Apr. 5th, 2006 08:08 pm (UTC)
for the most part, it isin't there yet
the closest i have come, honestly, is a usb drive.

what i WANT is a shell core - something that i can carry around with me, hell, when the infrasturcture gets there, have on an internode somwhere, which is my operating environment, my preferences, my bookmarks, my software. i want a digital briefcase. monitors, mice, keyboards, speakers, etc, are simply something that core will interface with. Kill the line betwene laptop, desktop, server and portable.

That is a ways off yet.

I've had decent experience with Dell, but they have gone downhill over the years. Since the G4, apples have been tinkerable on the hardware level in terms of their desktops (the mini was neat to take apart), but their laptops are horribly proprietary. Most major PC manufacturers offer you a system that you ahve limited upgrade paths for in portable computing. i've hacked the hell out of laptop mobos trying to get them to do things they were not supposed to. it was easier 10 years ago than it is now, honestly, because of the number of sealed discrete parts in your average laptop these days.

imo, osses should be like neckties. pick the one that matches your suit the best. i am a huge supporter of VNC for this reason - give me horsepower, and a platfrom from which I can use it how and why i want to, with whatever internetworked or discrete setup i desire. if i want to be able to turn one steriod ridden peice of hardware into my own private virtual server farm, i should be. I can, in many cases, except for Apple. Whenever I wanted to test something Mac backwards, I had to call someone, or borrow a machine, or beg a favor.

While I agree that Sony has seen better times, they are the company best poised to capitalize on the melting lines between entertainment, business, and technology. They are also about 10 light years ahead of anyone other thna Honda (who is using some of Sony's tech in their development) in the robotics department. I think that the hit that Sony will take on the PS3 will be a tap on the chin compared to Vista delayed for a year.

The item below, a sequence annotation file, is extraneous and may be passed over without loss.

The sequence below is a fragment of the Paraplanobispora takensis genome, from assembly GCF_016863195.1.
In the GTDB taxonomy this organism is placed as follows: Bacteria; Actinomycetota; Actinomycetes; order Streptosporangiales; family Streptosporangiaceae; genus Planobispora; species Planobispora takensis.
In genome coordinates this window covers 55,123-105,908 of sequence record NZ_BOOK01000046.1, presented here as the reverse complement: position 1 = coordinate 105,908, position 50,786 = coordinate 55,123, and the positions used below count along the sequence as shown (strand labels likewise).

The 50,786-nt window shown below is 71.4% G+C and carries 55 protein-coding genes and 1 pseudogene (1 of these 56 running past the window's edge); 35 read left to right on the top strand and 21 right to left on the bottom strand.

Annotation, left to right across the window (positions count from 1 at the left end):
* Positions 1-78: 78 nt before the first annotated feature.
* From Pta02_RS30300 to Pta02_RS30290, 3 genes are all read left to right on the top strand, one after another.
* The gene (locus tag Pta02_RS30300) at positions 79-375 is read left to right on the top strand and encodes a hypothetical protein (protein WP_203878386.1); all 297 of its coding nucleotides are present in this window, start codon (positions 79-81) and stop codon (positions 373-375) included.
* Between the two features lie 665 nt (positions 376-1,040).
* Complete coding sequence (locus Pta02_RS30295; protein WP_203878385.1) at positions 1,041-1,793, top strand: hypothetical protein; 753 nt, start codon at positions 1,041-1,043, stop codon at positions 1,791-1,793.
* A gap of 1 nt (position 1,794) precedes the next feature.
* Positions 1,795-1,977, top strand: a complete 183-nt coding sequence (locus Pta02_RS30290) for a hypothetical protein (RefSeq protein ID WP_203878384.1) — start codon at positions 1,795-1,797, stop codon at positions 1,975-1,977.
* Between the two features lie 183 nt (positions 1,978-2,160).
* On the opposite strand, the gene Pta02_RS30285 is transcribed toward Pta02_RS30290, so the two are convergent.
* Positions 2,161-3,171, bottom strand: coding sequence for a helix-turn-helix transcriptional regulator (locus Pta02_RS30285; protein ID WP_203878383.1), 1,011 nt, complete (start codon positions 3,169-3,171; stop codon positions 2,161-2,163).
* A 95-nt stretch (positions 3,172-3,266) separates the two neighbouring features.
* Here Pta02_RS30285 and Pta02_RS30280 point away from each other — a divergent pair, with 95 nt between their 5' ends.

All the drm/copy protection technology, money, and effort that goes into it is a waste. The ipod didn't innovate the digital music frenzy, Napster did. Apple cashed in on a waiting market by allowing people to take those hundreds of songs to go. the itunes store was their way of making sure that they didn't bite the hand that feeds them. that is changing now, with the riaa/mpaa realizing they could be gouging on a whole new market. it will be interesting to see how it develops.

as someone who puts strong hopes in technology, it is disheartenng to see all the tech companies pander to the gods of consumerism, but that is what, apaprently, drives innovation on the cutting edge market.
Apr. 5th, 2006 08:03 pm (UTC)
if you ask me...
...and you didn't, but i'll proceed as if you did anyway, this whole 'innovation' is to cater to one specific demographic - those who want to be able to say "yeah, i ---ing hate microsoft, i'm a hard-core apple nerd all the way" whilst still retaining the functionality of a windows system. ten years ago, the argument could be made that macs were holding onto their small slice of the pie because they held a dominance in the design department - that's no longer the case. in my oh-so-humble opinion, the only reason people -want- macs anymore are because a) they think it's cool to hate microsoft, b) they like the pretty colors it comes in, or c) they only use their computers to check their hotmail. if you can think of another reason, by all means, i'm listening. but first with the intel chip, and now with this, basically it seems to me apple is saying 'look, we can't compete with microsoft, so we're just going to go out of our way to make ourselves as much like them as possible'. jobs can thank his unholy gods that he got so lucky with the ipod (mainly thru, as you said, marketing) otherwise i'd wager there might not even BE an apple anymore.
Apr. 5th, 2006 08:17 pm (UTC)
eh, it runs deeper than that
MS has bailed out apple before, mostly so that they couldn't be cited as a monopoly. the ipod wasn't luck, it was strategy. apple was first to market, so the riaa put out for them first. after that, it will be a hard spine to crack, unless someone gets jealous or an std.

apple as a cosumerism image is aprt of waht you are saying, and exactly what i am hawking about. the hipster-apple link, and the idea that apple is somehow "against the machine" is laughable, particularly when you consider the cost/profitability ratio.

apple doesn't want to compete with microsoft head-on, but they want to cash in on the market dominated by windows. they are trying to drive sales, and sell machines. that is the goal of every hardware manufacturer still slugging it out in the business. what i am curious is how this will affect them long-term, and how vista will impact the game a year from now. it is all well and good that you can run windows on a mac via a bootloader they provide, but what happens when you can run Jaguar on a Dell, or windows on a Mac clone without ever touching a Mac os? Those will be the interesting times. I just hope that Mark Shuttleworth can horn his upcoming linux monopoly into the fray.